Multan - The flood jinx continued to haunt the residents of Multan, Muzaffargarh and adjoining towns as the swollen River Chenab did not show any sign of decline till Saturday night.
Irrigation sources said over 600,000 cusecs water passed through Multan and three more breaches were made in the Sher Shah dyke to give passage to the raging water. Resultantly, dozens of more villages and standing crops over hundreds of acres of land came under the floodwater. Irrigation officials hoped the water level would start receding in Multan by Sunday.
The road link of Multan with Muzaffargarh, Dera Ghazi Khan, Kot Addu and all other adjoining areas remained disconnected for the second consecutive day because of breaches in Head Muhammadwala link road and the Sher Shah embankment.
One Navid Rabbani reportedly drowned in the floodwater near Basti Langrial and search for his body was underway till late Saturday night. Earlier, a resident of Muzaffargarh, identified as Muhammad Fazil, drowned in the water.
Though water discharge from Head Trimmu declined to about 200,000 cusecs from Friday’s 463,000 cusecs, the water level at Multan remained over 600,000 cusecs for the second consecutive day. The Irrigation sources confirmed the water level at Head Punjnad kept rising and reached 300,000 cusecs from Friday night’s 200,000 cusecs. They said that besides Multan and Muzaffargarh, many other towns like Shujabad, Jalalpur Pirwala, Alipur and Jatoi were under the threat of a heavy flooding as an exceptionally high flood would hit Head Punjnad in next 24 to 48 hours.
Over 350 villages and standing crops over more than 400,000 acres of land have so far come under the floodwater in Multan, Khanewal and Muzaffargarh districts. Keeping in view the intensity of the flood, the district administration had made two breaches in Head Muhammadwala link road and five more in the Sher Shah bank. Although the decision saved Multan and Muzaffargarh cities, its price is being paid by the villages and their residents.
According to details, dozens of villages, including Graywala, Basti Jalalabad, Sher Shah, Sehra-e-Madina, Gagra Kachore, Khokhran, Sultanpur Hammar, Khanpur Qazian, Mauza Jayi, Todarpur, Ponta, Mauza Soman, Jalalpur Khakhi, Mauza Bagreen and many other villages in the suburbs of Shujabad have come under water because of breaches in the Sher Shah embankment.As the flood continues its downstream march, many villages near Jalalpur Pirwala, including Shaheeni Miani, Basti Baseera, Basti Ghulam Hussain and Basti Dadda, have been inundated. A number of villages in the outskirts of Multan, including Muhammadpur Ghota, Mauza Hamrot, Qasim Bela, Basti Ponta, Tahirpur, Shahpur Lamma and Sher Shah, are already flooded.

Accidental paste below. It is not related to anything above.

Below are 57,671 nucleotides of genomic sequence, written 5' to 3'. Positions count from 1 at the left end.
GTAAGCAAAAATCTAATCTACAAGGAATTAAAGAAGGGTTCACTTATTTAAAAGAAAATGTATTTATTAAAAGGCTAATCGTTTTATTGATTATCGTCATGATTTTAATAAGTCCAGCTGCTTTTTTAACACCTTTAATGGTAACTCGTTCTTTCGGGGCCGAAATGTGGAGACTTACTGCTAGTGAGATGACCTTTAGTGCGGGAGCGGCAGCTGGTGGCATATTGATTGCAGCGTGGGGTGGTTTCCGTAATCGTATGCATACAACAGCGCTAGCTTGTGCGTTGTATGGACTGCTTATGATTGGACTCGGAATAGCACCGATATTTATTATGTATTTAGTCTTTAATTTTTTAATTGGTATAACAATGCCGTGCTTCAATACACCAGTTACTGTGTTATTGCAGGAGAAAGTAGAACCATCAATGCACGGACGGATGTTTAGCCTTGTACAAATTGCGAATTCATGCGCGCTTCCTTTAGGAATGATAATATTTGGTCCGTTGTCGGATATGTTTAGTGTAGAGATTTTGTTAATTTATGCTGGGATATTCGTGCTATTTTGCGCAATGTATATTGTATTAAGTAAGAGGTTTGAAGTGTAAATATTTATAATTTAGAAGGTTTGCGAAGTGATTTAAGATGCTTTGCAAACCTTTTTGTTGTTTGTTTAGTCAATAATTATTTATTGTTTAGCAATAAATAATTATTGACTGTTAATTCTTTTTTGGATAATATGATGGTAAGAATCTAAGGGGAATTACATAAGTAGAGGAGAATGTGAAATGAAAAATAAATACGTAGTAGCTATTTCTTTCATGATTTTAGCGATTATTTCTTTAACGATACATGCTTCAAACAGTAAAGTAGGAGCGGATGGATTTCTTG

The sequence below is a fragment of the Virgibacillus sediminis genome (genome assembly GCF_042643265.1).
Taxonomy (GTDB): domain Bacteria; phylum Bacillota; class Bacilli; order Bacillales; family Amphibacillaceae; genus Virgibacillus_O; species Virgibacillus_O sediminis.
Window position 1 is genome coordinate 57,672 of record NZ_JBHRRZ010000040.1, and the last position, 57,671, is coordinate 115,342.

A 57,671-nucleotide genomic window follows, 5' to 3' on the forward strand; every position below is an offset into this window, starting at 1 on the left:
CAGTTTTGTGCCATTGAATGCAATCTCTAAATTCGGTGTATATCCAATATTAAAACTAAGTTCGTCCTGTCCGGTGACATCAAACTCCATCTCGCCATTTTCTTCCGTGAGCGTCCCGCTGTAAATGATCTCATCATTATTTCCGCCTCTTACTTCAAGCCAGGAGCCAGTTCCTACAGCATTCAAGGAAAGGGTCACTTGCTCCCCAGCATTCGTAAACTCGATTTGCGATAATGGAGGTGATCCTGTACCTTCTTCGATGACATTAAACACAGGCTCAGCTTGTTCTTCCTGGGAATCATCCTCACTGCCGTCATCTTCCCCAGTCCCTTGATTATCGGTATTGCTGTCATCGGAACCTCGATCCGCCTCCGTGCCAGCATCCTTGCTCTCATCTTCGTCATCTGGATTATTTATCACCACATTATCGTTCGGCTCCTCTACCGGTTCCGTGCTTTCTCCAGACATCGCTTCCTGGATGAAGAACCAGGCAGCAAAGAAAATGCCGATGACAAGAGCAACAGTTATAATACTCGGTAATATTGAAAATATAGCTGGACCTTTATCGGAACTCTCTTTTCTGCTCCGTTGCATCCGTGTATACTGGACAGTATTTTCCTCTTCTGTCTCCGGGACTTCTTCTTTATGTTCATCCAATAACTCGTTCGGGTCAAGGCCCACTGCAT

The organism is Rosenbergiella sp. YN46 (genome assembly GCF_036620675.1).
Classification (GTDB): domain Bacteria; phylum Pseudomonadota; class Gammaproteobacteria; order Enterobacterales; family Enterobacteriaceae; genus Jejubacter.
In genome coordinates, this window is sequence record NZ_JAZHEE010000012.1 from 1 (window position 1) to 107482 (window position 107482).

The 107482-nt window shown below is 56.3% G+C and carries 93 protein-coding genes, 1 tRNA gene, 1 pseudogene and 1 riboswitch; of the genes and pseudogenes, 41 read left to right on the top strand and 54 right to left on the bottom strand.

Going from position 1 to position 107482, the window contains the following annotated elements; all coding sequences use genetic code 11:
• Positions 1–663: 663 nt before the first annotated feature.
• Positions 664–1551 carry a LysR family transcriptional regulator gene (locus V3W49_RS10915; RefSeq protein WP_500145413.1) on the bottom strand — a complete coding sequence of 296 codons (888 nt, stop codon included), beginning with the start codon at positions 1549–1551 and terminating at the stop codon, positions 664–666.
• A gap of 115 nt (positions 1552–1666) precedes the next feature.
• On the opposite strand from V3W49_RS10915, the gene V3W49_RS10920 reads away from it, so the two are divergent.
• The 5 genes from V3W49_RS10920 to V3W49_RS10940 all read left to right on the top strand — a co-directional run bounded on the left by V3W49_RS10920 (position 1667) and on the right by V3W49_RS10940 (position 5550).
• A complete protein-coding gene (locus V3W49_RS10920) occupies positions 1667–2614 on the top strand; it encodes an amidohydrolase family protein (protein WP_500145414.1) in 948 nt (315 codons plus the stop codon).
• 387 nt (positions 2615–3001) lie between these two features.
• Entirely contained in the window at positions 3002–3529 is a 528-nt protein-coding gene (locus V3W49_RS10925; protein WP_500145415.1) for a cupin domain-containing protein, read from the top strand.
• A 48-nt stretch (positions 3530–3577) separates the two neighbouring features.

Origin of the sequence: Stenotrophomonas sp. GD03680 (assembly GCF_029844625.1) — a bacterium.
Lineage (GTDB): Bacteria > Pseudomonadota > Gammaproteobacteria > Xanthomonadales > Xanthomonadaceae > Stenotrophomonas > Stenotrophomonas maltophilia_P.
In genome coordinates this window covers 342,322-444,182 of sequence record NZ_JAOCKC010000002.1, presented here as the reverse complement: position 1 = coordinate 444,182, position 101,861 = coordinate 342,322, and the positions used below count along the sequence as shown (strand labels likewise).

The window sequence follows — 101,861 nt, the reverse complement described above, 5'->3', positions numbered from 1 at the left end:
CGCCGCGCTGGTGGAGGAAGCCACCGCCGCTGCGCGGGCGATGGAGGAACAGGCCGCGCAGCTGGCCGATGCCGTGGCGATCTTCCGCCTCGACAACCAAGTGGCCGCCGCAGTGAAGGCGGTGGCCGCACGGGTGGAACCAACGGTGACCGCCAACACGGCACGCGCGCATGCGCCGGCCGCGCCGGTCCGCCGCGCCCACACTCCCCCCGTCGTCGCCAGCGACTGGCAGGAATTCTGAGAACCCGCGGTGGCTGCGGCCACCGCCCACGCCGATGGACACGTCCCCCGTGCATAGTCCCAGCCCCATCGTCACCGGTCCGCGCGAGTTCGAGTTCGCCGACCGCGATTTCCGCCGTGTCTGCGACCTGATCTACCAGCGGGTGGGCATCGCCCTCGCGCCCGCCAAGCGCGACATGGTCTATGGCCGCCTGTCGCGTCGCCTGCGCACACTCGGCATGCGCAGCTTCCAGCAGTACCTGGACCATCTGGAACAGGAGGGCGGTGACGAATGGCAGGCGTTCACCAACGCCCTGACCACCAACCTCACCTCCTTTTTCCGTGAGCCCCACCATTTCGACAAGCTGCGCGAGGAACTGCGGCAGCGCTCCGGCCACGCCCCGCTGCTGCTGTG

Keeping in view the large-scale devastation caused by the flash floods in the province, Chief Minister Shahbaz Sharif has announced payment of compensation to the affectees in the shortest possible time as the provincial government had already released Rs 100 million to each district affected by the recent rains and floods in the first phase.
Similarly, the Punjab Cabinet Committee constituted for flood relief has also announced the provincial government will provide Rs 20,000 to each affected family before Eidul Azha.
Meanwhile, five military choppers and dozens of motorboats continued rescue operation and shifted over 3,000 stranded people to safe places. The ISPR said over 1,500 kilograms ration was supplied to the people stuck in the flooded areas. Multan Corps Commander Lt-Gen Abid Parvez supervised the flood-relief operation.
Similarly, Jamaat-ud-Dawa and Falah-e-Insaniyat Foundation further expanded its flood-relief operation and set up five relief camps for the affectees. A spokesman for Falah-e-Insaniyat Foundation said 1,400 volunteers of the foundation participated in the operation and its five motorboats rescued hundreds of stranded citizens from Sher Shah, Graywala, Mauza Beliwala, Muhammadpur Ghota and other areas. Similarly, cooked edibles were distributed among 9,800 flood victims.
In the flood-hit areas, some people waded through a knee-deep water to escape with many carrying children and household belongings on their backs while others led livestock.
Two dykes in the river were blown up on Friday to save the historic southern Pakistani city of Multan, home to two million people and nerve centre of the country’s textile industry, from the muddy, swirling floodwaters that have caused widespread crop damage.
“There is no milk for children and they are crying day and night. The authorities supply us with rice, but children need bread and milk,” one Fizza Mai, 45, at a relief camp, told said.
Some 280 people have died due to the heavy rains and flooding in the Punjab, Kashmir and Gilgit Baltistan regions, Ahmed Kamal, a spokesman for the National Disaster Management Authority (NDMA), said. He added over 214,000 people had been evacuated.
The country has suffered a series of annual flood disasters. Over 2.29 million people have so far been affected by the current floods.